When to have Sunday School

Discussion in 'General Baptist Discussions' started by Salty, Jun 26, 2011.

  1. Salty

    Salty
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    Traditionally, most churches have Sunday school preceding the Morning Worship. Some reverse the order.

    Does your church have SS- MW, or is MW first followed by SS.

    Is there any particular reason you schedule SS & MW the way you do?

    What would you say are the Pros & Cons of both schedules

    I realize that many churches have multiple worship and/or SS, but I request this discussion be limited to just 1 SS & 1 MW

    Salty

    But feel free to start another thread for multiple services.
     
  2. Berean

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  3. Amy.G

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    On Sundays? :smilewinkgrin:


    My bad.
     
  4. Dempster

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    Because "that's the way we've always done it." I think the Bible says that you can't change this sort of stuff, just like it says that the piano goes on one side of the sanctuary and the piano goes on the other. Like they say, "If it was good enough for Jesus, it's good enough for our SBC church."
     
  5. Dr. Bob

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    Sunday School was a time of classroom education/learning to read, ie, a "school" for illiterates in the slums of London (aka "Raikes Wild Geese" because they were so unruly).

    For some reason some churches began to think such education for already literate children was needed, teaching them (we hope) Bible truths.

    There is NO precedence or foundation for Sunday School in the NT. It is the parents' duty to teach/train the child. It is the church's duty to meet for worship.

    Answer to op - we do not have Sunday School. Period. We have a 2.5 hr unified service with all ages together the entire time. We supply study material for the fathers to teach the children at home. All of our families home-school with rich Bible curriculum; conventional SS materials would be at best a weak review.

    And we have horror stories of what has gone on in conventional Sunday Schools - well-meaning old ladies teaching heresies with parents abrogating their responsibility and letting the training of their children left up to others.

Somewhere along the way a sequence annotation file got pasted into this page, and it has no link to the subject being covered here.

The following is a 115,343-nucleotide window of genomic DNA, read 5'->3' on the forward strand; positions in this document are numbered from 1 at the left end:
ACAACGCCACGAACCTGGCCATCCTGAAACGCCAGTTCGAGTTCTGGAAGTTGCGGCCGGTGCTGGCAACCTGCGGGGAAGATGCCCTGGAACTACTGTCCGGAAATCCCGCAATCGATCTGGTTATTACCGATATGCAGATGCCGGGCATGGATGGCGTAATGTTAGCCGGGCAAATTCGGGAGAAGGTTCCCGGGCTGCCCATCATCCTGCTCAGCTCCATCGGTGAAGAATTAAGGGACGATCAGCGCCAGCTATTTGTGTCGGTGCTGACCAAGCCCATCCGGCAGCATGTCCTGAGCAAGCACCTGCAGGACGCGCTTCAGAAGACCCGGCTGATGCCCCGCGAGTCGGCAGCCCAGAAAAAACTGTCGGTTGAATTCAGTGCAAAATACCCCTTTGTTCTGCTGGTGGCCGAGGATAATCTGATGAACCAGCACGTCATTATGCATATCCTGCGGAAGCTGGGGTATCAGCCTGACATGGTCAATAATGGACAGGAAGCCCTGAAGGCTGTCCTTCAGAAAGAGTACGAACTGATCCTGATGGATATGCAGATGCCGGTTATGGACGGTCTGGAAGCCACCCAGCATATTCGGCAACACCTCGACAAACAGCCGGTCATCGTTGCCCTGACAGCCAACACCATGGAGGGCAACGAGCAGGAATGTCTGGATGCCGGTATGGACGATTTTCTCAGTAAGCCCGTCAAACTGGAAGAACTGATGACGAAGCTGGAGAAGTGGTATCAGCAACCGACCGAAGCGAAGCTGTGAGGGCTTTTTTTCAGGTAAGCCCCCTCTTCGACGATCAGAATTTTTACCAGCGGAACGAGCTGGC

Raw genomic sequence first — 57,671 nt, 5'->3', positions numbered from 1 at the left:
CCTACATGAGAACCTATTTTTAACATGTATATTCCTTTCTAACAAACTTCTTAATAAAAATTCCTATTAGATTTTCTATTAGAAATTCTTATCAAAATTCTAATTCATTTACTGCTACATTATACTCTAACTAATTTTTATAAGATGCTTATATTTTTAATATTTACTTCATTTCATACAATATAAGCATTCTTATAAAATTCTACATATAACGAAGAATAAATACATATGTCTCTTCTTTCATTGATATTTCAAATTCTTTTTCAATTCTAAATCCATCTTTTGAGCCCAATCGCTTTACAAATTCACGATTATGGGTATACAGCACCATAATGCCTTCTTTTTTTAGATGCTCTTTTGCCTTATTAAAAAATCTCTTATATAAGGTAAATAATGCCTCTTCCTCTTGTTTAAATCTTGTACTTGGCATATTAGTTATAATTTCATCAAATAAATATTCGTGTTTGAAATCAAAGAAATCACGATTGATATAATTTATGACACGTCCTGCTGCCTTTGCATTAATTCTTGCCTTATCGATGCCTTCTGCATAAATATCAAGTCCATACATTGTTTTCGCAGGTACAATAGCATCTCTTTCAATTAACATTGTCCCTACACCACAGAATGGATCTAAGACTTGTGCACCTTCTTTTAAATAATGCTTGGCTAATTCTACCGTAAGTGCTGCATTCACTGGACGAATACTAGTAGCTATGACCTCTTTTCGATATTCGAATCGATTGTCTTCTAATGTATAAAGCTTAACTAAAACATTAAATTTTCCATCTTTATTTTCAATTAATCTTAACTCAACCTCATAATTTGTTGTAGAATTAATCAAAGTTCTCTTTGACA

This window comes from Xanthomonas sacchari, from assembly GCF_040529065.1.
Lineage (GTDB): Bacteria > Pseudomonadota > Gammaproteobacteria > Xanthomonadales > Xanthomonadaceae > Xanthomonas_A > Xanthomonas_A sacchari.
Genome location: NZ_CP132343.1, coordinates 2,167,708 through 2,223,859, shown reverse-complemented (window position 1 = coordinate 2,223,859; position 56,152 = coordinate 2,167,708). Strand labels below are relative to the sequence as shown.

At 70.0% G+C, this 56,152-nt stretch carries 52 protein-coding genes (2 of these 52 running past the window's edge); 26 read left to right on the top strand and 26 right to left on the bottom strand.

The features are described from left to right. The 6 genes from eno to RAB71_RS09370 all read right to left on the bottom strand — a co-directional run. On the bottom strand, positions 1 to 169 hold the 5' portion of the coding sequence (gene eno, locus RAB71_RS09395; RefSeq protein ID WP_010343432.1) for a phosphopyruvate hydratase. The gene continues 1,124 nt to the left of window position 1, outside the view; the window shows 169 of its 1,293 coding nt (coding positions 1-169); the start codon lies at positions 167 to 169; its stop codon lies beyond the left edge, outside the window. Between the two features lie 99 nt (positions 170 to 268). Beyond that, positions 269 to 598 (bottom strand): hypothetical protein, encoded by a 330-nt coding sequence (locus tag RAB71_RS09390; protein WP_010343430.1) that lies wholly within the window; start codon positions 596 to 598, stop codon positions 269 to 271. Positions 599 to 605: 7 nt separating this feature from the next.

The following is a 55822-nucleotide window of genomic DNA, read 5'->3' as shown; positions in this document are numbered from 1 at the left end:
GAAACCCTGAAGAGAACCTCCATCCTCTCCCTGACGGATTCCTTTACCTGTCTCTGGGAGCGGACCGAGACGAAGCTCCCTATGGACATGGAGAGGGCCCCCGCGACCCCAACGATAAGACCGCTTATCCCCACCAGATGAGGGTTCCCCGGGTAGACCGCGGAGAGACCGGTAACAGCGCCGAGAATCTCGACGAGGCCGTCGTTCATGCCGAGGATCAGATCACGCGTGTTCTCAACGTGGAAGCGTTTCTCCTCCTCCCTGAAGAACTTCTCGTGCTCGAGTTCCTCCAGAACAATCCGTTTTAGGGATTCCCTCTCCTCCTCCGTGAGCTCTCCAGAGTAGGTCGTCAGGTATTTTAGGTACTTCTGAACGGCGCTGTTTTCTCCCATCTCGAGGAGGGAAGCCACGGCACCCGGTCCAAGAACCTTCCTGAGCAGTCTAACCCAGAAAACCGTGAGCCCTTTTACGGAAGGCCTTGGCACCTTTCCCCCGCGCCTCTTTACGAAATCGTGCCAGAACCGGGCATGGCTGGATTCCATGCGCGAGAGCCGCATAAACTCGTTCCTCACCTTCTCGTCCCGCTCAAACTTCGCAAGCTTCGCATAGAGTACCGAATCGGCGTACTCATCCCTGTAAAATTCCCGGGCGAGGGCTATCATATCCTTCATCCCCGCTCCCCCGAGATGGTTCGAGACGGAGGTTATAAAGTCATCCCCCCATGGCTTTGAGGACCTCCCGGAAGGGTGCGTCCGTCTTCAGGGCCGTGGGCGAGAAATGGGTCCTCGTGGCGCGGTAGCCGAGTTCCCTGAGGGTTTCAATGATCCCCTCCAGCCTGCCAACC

6. Deacon

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    We have a Sunday school class before the church service (one class for any who might attend, mostly adults and teens). I teach it.

    Halfway through the church service the youth are dismissed and have their own service.

    Rob
     
  7. Deacon

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    When to have Sunday School?
    Last Wednesday we had a elderly preacher from China who told us they have Sunday school on Saturday.
    They even call it Sunday school.
    Even he was amused.

    Rob
     
  8. matt wade

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    I'm just wondering. Is homeschooling a requirement of your church?
     
  9. menageriekeeper

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    Personally, Tuesday or Wednesday evening would be best! :D

    Our church has done it both ways for various reasons over the years. SS was better attended when we held it after MW. But, sometimes the kids got to the classrooms before the teachers (especially a problem with the youth who are in another building altogether!). And that turned out to not be a good thing and was the reason my own kids quit going to SS! It did make it easy though to add a second service the few times we needed to and then folks could come to either and still make SS.

    We are back to having SS before MW, having moved everything up so that we start SS at 9 and MW at 10:15. That gets us out to the restaurants before all the other churches. :D
     
  10. Tom Bryant

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    From September thru May, we have worship (8:30)-SS(9:45)-worship(10:45). During the Summer we have worship (9:00) and SS (10:15)
     
  11. Oma

    Oma
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    Why not ask the people of your church which they prefer?
     
  12. DiamondLady

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    We are SS - MW. SS opening asembly (yes we still have that) is at 9:45, SS begins at 10, MW begins at 11ish and we get done just about the time Menagerie's church is finishing up at the local restaurant....12:45ish.
     
  13. Dr. Bob

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    Doctrinal fidelity is the "requirement" for membership. Salvation testimony, obedience in immersion as a believer, faithful testimony before the world, commitment to the Body, and upholding the oldest English Baptist confession of faith.